Does the Digital SLR "wear-out"?

Discussion in 'Canon EOS' started by kristinpia, Jun 10, 2008.

  1. I recently bought a new Canon 40D, and before I go off rapid shooting I have a
    concern... Does the camera ever wear-out from taking pictures over time? For
    example, do digital cameras have a certain amount of photos that they can take
    and then the quality diminishes? Is this true for memory cards as well?

    Also, does the rapid shooting hurt the camera? Especially when the red light is on
    processing one picture, and I take another one right after?

    Please help me as I am new at this and I love my 40D and want to keep it in good
    condition!

    ~K
     
  2. The mechanical systems (shutter, etc.) are subject to wear over time and can
    eventually wear out.

    The quality of the images should not diminish over time - e.g. the sensor isn't going
    to wear out.

    There is no problem with taking a photo while the previous one is being written to the
    card.

    Dan
     
  3. As with any mechanical devise it can and will wear out. The mirror and shutter in this case are the most likely followed by the buttons and switches. This is not unique to digtal, any camera film or not is subject to wear. The quality of the photo should not suffer just due to wear but sensors and the electronics that support it can also fail causeing all types of image problems. But it will be clear when that is happening.

    No about your fear of wearing out your camera....the 40D is rated at 100,000 shutter cycles. That is a heck of a lot of photos and unless you are a pro taking 100s or 1000s of photos everyday, you will get tired of the camera and ready for a new before it "wears out".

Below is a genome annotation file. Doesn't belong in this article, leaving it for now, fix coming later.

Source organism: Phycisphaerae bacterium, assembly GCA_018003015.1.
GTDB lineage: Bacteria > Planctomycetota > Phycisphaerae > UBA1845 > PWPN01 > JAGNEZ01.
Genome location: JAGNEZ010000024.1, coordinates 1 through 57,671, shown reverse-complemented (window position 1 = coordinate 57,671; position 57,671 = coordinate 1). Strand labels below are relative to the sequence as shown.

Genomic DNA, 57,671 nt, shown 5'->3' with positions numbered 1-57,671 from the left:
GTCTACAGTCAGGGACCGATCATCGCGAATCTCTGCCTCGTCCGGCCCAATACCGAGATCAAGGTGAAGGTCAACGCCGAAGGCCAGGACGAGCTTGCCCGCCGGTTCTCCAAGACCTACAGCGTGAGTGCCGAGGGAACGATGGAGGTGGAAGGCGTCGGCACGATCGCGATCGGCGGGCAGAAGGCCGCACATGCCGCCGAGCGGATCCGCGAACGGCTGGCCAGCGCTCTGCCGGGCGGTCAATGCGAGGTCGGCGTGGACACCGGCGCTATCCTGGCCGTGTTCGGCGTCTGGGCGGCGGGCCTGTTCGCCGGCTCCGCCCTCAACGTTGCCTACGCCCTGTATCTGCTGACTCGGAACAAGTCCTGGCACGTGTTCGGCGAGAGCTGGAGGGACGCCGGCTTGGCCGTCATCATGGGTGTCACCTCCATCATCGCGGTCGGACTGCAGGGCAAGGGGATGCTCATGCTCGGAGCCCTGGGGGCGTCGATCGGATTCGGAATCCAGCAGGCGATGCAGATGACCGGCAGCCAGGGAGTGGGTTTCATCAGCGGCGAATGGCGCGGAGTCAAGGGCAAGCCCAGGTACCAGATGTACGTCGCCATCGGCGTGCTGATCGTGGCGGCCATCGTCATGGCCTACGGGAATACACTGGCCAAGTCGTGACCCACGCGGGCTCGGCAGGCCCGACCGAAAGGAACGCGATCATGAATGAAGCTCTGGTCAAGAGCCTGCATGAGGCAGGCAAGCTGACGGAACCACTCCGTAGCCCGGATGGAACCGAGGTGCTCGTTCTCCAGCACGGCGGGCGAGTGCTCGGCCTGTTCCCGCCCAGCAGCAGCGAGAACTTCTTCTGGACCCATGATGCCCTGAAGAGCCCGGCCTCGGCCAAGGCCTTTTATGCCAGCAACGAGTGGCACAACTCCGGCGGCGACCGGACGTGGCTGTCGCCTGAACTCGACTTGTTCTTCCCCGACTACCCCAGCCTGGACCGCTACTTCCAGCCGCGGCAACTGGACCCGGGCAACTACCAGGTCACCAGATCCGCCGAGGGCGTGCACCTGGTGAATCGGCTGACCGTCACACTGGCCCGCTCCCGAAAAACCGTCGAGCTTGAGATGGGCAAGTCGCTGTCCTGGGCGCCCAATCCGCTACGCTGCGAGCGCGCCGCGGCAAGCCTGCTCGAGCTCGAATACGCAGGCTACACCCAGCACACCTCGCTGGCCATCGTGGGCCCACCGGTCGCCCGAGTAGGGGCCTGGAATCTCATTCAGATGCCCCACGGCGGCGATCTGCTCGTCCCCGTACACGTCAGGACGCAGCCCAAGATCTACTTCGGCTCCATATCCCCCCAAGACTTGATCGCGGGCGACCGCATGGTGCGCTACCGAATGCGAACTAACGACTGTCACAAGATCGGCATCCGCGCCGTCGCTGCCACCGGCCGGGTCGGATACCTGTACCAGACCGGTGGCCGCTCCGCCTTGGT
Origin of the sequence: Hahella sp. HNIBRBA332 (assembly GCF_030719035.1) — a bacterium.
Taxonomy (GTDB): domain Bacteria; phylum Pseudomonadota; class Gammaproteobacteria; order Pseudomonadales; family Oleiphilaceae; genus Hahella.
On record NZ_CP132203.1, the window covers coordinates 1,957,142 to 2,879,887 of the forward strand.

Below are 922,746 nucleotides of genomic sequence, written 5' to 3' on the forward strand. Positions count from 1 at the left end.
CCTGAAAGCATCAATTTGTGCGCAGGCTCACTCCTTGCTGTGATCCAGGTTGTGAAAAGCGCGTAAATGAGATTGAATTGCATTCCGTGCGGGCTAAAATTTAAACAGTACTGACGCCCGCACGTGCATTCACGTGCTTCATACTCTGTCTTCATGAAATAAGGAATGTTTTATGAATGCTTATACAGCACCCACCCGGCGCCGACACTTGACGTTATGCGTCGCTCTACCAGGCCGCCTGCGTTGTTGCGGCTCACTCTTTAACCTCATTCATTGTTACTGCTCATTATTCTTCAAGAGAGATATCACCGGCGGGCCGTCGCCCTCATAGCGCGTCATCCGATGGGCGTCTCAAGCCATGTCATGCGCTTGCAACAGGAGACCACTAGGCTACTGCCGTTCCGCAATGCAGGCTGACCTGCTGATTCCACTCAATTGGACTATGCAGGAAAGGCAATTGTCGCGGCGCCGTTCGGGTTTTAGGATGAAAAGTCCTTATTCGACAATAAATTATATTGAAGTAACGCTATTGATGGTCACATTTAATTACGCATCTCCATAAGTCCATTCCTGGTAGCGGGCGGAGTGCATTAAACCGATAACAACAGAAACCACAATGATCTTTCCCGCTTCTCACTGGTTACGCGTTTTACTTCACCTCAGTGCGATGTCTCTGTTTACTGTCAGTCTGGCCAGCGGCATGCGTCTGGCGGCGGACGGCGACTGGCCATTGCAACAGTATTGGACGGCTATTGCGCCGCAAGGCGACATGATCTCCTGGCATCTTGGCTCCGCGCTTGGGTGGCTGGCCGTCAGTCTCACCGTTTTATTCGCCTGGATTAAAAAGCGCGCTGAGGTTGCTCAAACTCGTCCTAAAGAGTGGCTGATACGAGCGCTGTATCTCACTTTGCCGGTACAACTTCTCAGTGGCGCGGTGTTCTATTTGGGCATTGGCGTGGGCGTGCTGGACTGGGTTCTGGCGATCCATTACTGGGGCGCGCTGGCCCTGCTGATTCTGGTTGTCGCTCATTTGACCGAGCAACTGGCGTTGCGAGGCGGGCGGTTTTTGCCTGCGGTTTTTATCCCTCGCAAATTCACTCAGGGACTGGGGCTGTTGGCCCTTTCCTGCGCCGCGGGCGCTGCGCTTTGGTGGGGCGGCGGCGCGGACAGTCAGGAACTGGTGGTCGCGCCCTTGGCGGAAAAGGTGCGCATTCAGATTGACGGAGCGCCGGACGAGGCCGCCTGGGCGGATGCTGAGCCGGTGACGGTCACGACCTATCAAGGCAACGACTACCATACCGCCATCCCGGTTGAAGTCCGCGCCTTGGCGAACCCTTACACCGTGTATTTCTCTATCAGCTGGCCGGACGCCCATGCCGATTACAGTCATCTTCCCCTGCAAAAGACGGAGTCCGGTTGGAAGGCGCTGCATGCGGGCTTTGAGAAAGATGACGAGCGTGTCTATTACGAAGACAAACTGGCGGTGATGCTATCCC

BTW, shutter cycles is how folks rate a camera. Many high end models have shutter counters to show the total cycles over the life of the camera. It like Miles on a car or Hours on a Heavy and Farm Machinery.

    Jason
     
  4. The batteries will wear out after a while, and you will need to get new ones. But that probably wont happen for about 2 or 3 years.

    I expect that after taking an extremely large # of pictures, that the shutter mechanism would wear out.

    Memory cards do not "wear out" in the classic sense of the word. But they do have electronic cells that can experience "hardware failure" due to any number of causes. In that case, the FORMAT operation will fail, and that indicates a hardware failure. In that case, just toss the card, and reload a new one.

    Modern CPU Auto-focusing lenses have minature motors inside them, which provide the hi-speed focusing. Its conceivable that these motors could wear out from lots of AF use. But probably not anytime soon. Probably not for a long time.
     
  5. Forgot to answer the memory card question. All flash memory also "wears out". It comes down to how many times it is writen too, cleared and writen again. The number of times depends on the quality of the card, but they all have a life cycle. I have no idea how many cycle they are rated for, most of I have read is about thumb drives, but they use the same technology.

    bottom line is....go ahead and shoot like crazy all you want, that is what the camera was made for and what you pay for!

    Enjoy,

    Jason
     
  6. A common failure is that the unit takes a tumble or bump and the cost of repairs exceeds buying another used unit. Or the unit gets some water damage or a few buttons get wonky. In some old P&S digital units that are real old I have on drains the replaceable AA batterys like mad; like a capacitor now has alot of leakage. With another unit the screen works; but I cannot erase the card or images from the camera anymore.
     
  7. The less you use it, the longer it will last.

    In terms of cost, every time you press the shutter you should put aside 1/4 cent to pay for the replacement when it fails.
     
  8. "The quality of the images should not diminish over time - e.g. the sensor isn't going to wear out. "

    Sensors can wear out. I have had this happen in a P&S and I know of someone else that it has happened to. When the failure occurs deterioration is rapid. In my experience the camera was working fine for several years with no deteriotion in image quality. When it failed it took about 10 shots where the images increasingly looked like mush before total failure occured. The failure was due to a manufacturing defect that cause part of the sensor to corrode. The bottom line is that dust, corrosion, heat, etc can cause electronics to wear out, though normally they wrok fine up until or near the point of total failure.

    I have also had a memory card fail and bought one that didn't work to start with (which was replaced by the vendor).